Preparing for Cybercrime: The £360 Billion Threat

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On the grounds of the famous Bletchley Park site, famous for cracking the coded messages encrypted by the Nazis and hastening the end of the second world war, The College of National Security is being built to teach cyber skills to some of the most talented students in the UK in a bid to fight the growing threat of Cybercrime. 

Cybercrime is continuing to grow exponentially and remains one of the greatest and most organised threats to businesses and citizens around the world, costing the global economy an estimated £360 billion every year.

According to the 2016 Internet Security Threat Report – delivered by Symantec – targeted spear-phishing email attacks in pursuit of private and corporate data have increased by 55% in the last year. The report also found that over 75% of genuine websites are susceptible to intrusion.

With cyberspace now central to the workings of modern society, encompassing our businesses, services and personal lives, it is imperative that we all contribute to a safe and secure online environment by being vigilant in how we communicate and store information.

Last month, the National Cyber Security Centre (NCSC) was officially opened by Queen Elizabeth II. The NCSC will work with UK organisations, businesses and individuals to provide cybersecurity advice and effective incident response, strengthening the nation's approach in combatting online theft, fraud, espionage and terrorism.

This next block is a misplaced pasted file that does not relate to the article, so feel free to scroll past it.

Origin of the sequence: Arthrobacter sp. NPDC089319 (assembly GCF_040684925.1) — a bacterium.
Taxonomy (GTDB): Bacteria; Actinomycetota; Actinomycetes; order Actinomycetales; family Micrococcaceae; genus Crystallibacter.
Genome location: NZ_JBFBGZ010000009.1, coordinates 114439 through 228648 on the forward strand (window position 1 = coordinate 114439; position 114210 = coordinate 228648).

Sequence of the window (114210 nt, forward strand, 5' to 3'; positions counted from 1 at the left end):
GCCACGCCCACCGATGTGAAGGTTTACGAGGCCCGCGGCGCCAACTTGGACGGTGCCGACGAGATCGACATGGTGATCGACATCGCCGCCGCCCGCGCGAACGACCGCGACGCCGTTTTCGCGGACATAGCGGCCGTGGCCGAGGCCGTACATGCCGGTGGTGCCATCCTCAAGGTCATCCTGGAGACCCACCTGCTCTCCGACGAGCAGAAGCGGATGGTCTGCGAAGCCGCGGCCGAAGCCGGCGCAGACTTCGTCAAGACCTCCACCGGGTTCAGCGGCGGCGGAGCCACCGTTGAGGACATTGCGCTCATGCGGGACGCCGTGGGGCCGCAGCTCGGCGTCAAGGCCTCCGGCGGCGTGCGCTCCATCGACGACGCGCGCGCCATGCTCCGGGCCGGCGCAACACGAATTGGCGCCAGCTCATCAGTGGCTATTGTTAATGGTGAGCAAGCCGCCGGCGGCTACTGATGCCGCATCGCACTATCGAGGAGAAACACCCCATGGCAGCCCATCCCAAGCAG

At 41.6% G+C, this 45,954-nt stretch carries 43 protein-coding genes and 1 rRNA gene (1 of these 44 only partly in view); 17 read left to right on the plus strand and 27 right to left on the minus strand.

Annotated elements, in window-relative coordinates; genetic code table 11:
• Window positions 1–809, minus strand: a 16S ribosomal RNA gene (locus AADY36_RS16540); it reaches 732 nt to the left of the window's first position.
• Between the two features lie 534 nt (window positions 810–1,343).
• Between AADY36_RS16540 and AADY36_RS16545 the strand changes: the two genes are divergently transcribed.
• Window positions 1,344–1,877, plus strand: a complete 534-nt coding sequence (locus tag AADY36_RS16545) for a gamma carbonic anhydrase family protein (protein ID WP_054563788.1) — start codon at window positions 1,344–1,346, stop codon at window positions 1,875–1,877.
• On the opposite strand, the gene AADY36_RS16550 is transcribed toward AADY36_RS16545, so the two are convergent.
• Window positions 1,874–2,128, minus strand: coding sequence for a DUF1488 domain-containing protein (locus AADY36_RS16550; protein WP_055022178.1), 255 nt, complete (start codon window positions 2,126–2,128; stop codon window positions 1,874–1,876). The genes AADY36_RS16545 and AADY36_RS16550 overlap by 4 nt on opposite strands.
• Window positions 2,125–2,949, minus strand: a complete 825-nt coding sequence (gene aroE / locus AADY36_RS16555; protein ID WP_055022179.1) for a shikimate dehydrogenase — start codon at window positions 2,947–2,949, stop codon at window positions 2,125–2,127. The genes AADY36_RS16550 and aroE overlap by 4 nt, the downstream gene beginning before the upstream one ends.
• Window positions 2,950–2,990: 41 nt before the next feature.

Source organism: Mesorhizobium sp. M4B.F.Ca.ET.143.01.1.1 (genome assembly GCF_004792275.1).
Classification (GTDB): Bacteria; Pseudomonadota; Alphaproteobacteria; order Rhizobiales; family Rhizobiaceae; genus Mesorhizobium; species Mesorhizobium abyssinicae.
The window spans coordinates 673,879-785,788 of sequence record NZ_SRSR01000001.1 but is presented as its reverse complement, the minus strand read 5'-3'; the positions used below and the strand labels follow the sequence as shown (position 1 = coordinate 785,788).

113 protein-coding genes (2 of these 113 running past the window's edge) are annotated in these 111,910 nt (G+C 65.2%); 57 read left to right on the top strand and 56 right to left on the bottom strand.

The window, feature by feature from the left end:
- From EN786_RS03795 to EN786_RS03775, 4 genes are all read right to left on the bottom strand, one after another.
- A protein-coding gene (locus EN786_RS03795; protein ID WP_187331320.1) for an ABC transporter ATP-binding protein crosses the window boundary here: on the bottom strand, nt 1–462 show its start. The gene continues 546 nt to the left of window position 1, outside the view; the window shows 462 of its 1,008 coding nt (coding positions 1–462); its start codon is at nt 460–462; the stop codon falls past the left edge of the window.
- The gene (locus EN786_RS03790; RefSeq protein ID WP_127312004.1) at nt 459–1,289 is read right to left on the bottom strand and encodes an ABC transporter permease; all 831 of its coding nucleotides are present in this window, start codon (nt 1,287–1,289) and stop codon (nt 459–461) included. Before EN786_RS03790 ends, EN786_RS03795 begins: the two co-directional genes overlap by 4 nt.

NCSC advise that the best ways to protect yourself from cyber-crime are to:

  • Always download the latest software and app updates on your personal devices, including phones, tablets, laptops and desktops. All such updates contain vital security upgrades and protect you from developing threats from viruses and hackers.
  • Always use three random words when creating a new password for any online account, be it for email, e-commerce, banking or social media purposes. Weak passwords leave your personal information vulnerable to hacking, ultimately putting you at risk of identity theft and fraud.

Cyber Aware – formerly Cyber Streetwise – is a change campaign commissioned by the Home Office and aims to "drive behaviour change" across the UK, encouraging people to adopt the same level of care online as they do offline in their everyday lives.

Despite an estimated two million incidents of cybercrime being reported last year, only 32% of people are following the NCSC's advice in creating strong passwords made up of three random words, according to the cross-government security campaign.

48% of Britons are also not regularly downloading the latest software or app updates.

The below film has been launched by Cyber Aware, documenting lived accounts from victims of cybercrime. It is hoped that the short film will raise awareness of the advanced criminal behaviours currently being deployed by fraudsters and hackers, whilst also offering best practice on how people can secure the integrity of their digital footprint and private information online.

The College of National Security – the first school of its kind in the UK – will open in 2018 on the site of Bletchley Park, where British codebreakers operated during World War II.

Over 500 students, aged between 16 and 19 years old, will work towards a curriculum combining cybersecurity tuition and other related subjects, including computing science and physics, across a three-year period.

The College's opening is indicative of the UK's government's cybersecurity strategy, underpinned by an investment of £1.9 billion over five years, and aims to inspire the next generation of cybersecurity specialists with the capabilities to mitigate what is fast emerging as the biggest security threat to 21st-century Britain.

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